THE NEW COMMONWEALTH. TARIFF CONSIDERATIONS. MR. CHAMBERLAIN’S SCHEME. IMPERIAL PATRIOTISM. FROM OUR SYDNEY CORRESPONDENT. [Aug. 18 1903]; Nov. 13 1903. There is no longer even a shadow of doubt as to the character of the coming elections to be held in December. The one question then to be propounded by Mr. Reid will be whether or not the tariff is to continue Protectionist or to be reduced to merely revenue-producing rates. Speaking near Melbourne he has once more announced that this is to be the first and practically the last plank in his platform: Free Trade is hopeless. The circumstances…
THE NEW COMMONWEALTH. CHANGE OF THE LEGAL SYSTEM. THE UNITY OF AUSTRALIA. FROM OUR SYDNEY CORRESPONDENT. [Aug. 25 1903]; Nov. 16 1903. The contrast between the surface and the substance of political events is well illustrated by the respective degrees of prominence given to Mr. Reid’s resignation and to the passage of the Judiciary Bill. The leader of the Opposition, in order to call attention to the action of the Federal Ministry in refusing to sanction the redistribution of seats proposed by commissioners of its own appointment under its own Electoral Act, retired from the House to…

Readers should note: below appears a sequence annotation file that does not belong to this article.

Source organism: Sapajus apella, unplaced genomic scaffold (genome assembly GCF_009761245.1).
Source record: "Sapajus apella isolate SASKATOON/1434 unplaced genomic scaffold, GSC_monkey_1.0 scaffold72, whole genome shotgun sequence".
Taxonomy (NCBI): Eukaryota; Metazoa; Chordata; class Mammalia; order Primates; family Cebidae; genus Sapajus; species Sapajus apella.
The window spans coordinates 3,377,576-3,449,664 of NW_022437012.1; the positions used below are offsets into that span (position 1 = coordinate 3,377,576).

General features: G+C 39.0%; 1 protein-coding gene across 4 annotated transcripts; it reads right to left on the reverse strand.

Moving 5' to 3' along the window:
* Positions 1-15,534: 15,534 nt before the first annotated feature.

THE NEW COMMONWEALTH. MR. CHAMBERLAIN’S PROPOSALS. ENTHUSIASTIC ACCEPTANCE. CHOICE OF A CAPITAL. FROM OUR CORRESPONDENT. SYDNEY, Oct. 13 1903; Nov. 21 1903. Mr. Chamberlain’s Glasgow speeches are awakening an almost deafening series of echoes from every part of the continent. In Parliament, in the Press, in the street they form a subject of unending discussion, and produce every variety of comment. Whatever their result in the Mother Country may be, here they absorb attention. The total verdict is one of emphatic approval; that from the great majority of the people amounts to enthusiastic…
THE NEW COMMONWEALTH. CHOICE OF A CAPITAL. STATE JEALOUSIES. GOVERNMENT LOANS. FROM OUR CORRESPONDENT. SYDNEY, Oct. 20 1903; Nov. 25 1903. Federal affairs continue to concentrate attention. This is in some measure due to the fact that the State Legislatures are occupied with minor matters of merely local interest, getting through their business more or less steadily under the pressure of approaching summer. Then the Commonwealth Parliament is in extremis. It is about to commit suicide, shortening its existence by six months in order to avoid polling its vast area twice, once in December for…